Mantel (part 1)
Thursday April 27th at 7:30 pm, $7-10
The Nightingale (1084 N. Milwaukee)
Her environment is an expanded New Media art series highlighting feminine spectrum artists focusing on broadening the understanding of how New Media practices can be used in multiple forms of art making. Artists have shown work in performance, writing, light, textile, and sound as well as more traditional embodiments of the term “new media” including computer games, video installation and rendered worlds. Our aim is to show pieces that challenge how new media can be used, and the male dominated culture that surrounds it.
Filed under: experimental
, new media
US Midwest Speaking Tour 2017
Presented by Chicago Committee for
Solidarity with Kurdistan and Rojava
Saturday April 22nd at 4:00 pm, $5-10 suggest donation
The Nightingale (1084 N. Milwaukee)
Join the Chicago Committee for Solidarity with Kurdistan and Rojava and Black Rose Chicago for a speaking event and fundraiser, to hear eyewitnesses, a YPG volunteer and experts give an up-to-date account of this vital and fascinating struggle, and have your questions about its incredibly complex circumstances answered.
Chicago committe for Solidarity with Kurdistan and Rojava
Black Rose/Rosa Negra Chicago
In 2017 the war with fundamentalism rages on for the Syrian Democratic Forces– northern Syria’s multiethnic armed coalition animated by the Democratic Confederalist ideology. They are currently at the threshold of the capital of al-Baghdadi’s brutal “caliphate,” Raqqa.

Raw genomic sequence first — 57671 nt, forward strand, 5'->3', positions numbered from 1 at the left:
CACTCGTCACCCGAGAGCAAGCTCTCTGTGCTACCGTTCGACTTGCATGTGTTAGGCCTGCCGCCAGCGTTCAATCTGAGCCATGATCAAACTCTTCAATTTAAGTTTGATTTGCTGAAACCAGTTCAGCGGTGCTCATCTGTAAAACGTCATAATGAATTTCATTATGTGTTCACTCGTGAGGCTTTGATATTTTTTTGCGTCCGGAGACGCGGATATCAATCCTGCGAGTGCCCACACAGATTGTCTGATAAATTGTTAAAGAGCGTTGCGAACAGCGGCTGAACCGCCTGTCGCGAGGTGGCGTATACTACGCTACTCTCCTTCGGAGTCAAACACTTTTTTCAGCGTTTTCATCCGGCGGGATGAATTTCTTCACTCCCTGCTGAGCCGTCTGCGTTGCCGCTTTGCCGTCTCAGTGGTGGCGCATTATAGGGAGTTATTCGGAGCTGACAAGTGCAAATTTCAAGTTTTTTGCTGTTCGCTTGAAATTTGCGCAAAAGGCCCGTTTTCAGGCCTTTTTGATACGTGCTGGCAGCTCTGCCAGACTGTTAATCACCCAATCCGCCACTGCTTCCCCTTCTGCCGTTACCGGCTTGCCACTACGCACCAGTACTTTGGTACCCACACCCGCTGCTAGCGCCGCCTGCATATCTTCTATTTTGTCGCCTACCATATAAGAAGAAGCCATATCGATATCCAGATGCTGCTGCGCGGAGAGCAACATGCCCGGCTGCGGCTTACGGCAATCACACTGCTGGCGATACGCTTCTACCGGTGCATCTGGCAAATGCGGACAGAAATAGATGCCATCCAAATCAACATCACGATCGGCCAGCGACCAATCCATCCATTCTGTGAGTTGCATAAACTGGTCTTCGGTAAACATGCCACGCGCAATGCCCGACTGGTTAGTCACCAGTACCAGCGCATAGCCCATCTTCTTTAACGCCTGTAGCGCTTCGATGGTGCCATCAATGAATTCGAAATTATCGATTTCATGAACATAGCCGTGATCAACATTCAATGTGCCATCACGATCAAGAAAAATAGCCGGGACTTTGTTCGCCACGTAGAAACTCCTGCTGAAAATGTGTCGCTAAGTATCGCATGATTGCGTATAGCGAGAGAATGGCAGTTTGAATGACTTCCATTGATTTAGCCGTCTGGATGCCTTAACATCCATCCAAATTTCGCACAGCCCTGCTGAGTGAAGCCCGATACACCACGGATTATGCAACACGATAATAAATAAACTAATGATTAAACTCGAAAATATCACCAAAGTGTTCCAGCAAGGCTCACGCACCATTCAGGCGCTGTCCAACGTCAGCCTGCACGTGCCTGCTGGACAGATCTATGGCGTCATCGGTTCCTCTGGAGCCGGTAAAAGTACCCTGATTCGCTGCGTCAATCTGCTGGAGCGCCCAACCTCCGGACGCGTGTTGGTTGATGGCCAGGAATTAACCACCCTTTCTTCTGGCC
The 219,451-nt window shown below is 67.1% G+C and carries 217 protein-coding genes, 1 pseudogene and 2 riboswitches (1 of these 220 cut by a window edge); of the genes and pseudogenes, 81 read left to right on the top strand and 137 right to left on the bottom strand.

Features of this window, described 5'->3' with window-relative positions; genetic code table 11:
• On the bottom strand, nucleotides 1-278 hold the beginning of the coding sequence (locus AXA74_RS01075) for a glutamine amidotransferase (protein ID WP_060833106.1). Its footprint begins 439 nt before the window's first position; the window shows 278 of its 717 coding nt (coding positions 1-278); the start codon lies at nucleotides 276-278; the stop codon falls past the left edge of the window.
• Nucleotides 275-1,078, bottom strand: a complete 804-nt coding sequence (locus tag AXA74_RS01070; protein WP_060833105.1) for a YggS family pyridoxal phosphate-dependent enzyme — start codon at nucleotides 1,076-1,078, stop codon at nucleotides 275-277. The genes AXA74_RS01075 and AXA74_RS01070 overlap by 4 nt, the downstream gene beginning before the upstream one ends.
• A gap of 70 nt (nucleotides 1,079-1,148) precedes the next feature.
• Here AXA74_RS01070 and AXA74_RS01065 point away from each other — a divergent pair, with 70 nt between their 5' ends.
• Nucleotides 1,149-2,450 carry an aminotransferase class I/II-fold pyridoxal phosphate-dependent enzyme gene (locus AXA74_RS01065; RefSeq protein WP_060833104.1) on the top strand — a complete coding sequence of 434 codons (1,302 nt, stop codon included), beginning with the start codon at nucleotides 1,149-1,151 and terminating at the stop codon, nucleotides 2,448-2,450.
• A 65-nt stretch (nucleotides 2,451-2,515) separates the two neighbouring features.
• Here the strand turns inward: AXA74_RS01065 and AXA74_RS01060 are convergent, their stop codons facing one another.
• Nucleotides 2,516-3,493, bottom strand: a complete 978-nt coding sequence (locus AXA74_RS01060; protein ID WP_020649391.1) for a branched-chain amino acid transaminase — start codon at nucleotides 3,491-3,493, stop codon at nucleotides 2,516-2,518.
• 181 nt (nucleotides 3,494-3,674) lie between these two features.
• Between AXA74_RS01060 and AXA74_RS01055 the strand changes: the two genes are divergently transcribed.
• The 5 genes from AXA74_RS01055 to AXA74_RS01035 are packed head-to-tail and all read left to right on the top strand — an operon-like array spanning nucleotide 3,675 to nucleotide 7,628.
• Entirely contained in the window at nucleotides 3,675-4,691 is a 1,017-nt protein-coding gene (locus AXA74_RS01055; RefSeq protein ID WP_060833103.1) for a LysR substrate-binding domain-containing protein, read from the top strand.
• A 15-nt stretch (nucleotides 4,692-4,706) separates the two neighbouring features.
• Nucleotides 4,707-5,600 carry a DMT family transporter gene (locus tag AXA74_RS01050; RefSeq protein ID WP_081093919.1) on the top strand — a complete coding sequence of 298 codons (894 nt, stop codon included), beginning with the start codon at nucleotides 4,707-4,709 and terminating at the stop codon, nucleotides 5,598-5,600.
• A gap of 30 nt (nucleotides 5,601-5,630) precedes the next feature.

The northern Syrian territories, liberated from the control of both the Ba’athist regime and local jihadists, are also facing serious challenges, from the direct ground invasion and attacks of Erdoğan’s increasingly authoritarian Turkey to conflict with the Kurdistan Regional Government in Iraq, all while struggling to rebuild a ravaged landscape, and still advancing an unprecedented experiment in egalitarian, participatory democracy and the elimination of ancient patriarchical norms.
At the same time, the revolutionaries’ tactical cooperation with imperialist powers, the US and Russia, as well as with the Assad regime, has sparked significant controversy in numerous circles on the left.
LIST OF SPEAKERS: